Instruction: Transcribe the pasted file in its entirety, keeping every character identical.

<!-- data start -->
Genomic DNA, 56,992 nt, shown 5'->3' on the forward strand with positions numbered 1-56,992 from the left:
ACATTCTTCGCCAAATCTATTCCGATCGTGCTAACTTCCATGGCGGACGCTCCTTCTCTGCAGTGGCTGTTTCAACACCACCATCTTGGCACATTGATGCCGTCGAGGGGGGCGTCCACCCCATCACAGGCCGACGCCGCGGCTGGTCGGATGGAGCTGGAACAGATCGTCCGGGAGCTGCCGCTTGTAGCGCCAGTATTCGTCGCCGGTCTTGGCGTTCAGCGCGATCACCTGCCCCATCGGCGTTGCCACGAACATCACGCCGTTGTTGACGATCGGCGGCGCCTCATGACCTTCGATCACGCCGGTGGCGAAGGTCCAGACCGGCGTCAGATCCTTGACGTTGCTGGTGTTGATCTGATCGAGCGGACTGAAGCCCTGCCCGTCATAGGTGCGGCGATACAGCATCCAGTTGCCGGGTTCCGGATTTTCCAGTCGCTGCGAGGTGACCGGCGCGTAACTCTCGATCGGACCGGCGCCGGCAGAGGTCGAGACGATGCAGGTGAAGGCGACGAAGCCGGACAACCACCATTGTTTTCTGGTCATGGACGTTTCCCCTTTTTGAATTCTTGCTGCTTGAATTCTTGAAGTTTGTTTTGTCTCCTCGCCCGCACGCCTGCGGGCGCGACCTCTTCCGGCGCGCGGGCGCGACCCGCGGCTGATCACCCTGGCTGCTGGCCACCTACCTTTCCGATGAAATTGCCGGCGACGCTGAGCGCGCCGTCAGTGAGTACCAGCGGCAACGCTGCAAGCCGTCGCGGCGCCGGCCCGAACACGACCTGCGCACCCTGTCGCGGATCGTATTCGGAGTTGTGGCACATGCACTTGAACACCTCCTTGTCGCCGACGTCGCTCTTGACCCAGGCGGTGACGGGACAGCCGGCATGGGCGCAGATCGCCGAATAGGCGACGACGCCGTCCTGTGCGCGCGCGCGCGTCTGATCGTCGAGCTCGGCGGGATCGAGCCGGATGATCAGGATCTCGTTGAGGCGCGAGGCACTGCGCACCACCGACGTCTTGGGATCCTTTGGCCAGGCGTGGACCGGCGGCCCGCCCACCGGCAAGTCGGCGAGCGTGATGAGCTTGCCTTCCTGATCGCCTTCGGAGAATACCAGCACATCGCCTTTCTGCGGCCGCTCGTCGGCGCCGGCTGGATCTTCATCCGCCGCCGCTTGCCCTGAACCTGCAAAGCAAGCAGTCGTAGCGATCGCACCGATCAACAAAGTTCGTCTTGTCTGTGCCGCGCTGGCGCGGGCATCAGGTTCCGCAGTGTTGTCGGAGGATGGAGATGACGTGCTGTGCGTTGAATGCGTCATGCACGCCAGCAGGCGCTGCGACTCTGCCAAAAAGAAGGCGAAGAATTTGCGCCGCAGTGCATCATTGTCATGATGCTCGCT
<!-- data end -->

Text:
Genomic DNA, 56,992 nt, shown 5'->3' on the forward strand with positions numbered 1-56,992 from the left:
ACATTCTTCGCCAAATCTATTCCGATCGTGCTAACTTCCATGGCGGACGCTCCTTCTCTGCAGTGGCTGTTTCAACACCACCATCTTGGCACATTGATGCCGTCGAGGGGGGCGTCCACCCCATCACAGGCCGACGCCGCGGCTGGTCGGATGGAGCTGGAACAGATCGTCCGGGAGCTGCCGCTTGTAGCGCCAGTATTCGTCGCCGGTCTTGGCGTTCAGCGCGATCACCTGCCCCATCGGCGTTGCCACGAACATCACGCCGTTGTTGACGATCGGCGGCGCCTCATGACCTTCGATCACGCCGGTGGCGAAGGTCCAGACCGGCGTCAGATCCTTGACGTTGCTGGTGTTGATCTGATCGAGCGGACTGAAGCCCTGCCCGTCATAGGTGCGGCGATACAGCATCCAGTTGCCGGGTTCCGGATTTTCCAGTCGCTGCGAGGTGACCGGCGCGTAACTCTCGATCGGACCGGCGCCGGCAGAGGTCGAGACGATGCAGGTGAAGGCGACGAAGCCGGACAACCACCATTGTTTTCTGGTCATGGACGTTTCCCCTTTTTGAATTCTTGCTGCTTGAATTCTTGAAGTTTGTTTTGTCTCCTCGCCCGCACGCCTGCGGGCGCGACCTCTTCCGGCGCGCGGGCGCGACCCGCGGCTGATCACCCTGGCTGCTGGCCACCTACCTTTCCGATGAAATTGCCGGCGACGCTGAGCGCGCCGTCAGTGAGTACCAGCGGCAACGCTGCAAGCCGTCGCGGCGCCGGCCCGAACACGACCTGCGCACCCTGTCGCGGATCGTATTCGGAGTTGTGGCACATGCACTTGAACACCTCCTTGTCGCCGACGTCGCTCTTGACCCAGGCGGTGACGGGACAGCCGGCATGGGCGCAGATCGCCGAATAGGCGACGACGCCGTCCTGTGCGCGCGCGCGCGTCTGATCGTCGAGCTCGGCGGGATCGAGCCGGATGATCAGGATCTCGTTGAGGCGCGAGGCACTGCGCACCACCGACGTCTTGGGATCCTTTGGCCAGGCGTGGACCGGCGGCCCGCCCACCGGCAAGTCGGCGAGCGTGATGAGCTTGCCTTCCTGATCGCCTTCGGAGAATACCAGCACATCGCCTTTCTGCGGCCGCTCGTCGGCGCCGGCTGGATCTTCATCCGCCGCCGCTTGCCCTGAACCTGCAAAGCAAGCAGTCGTAGCGATCGCACCGATCAACAAAGTTCGTCTTGTCTGTGCCGCGCTGGCGCGGGCATCAGGTTCCGCAGTGTTGTCGGAGGATGGAGATGACGTGCTGTGCGTTGAATGCGTCATGCACGCCAGCAGGCGCTGCGACTCTGCCAAAAAGAAGGCGAAGAATTTGCGCCGCAGTGCATCATTGTCATGATGCTCGCT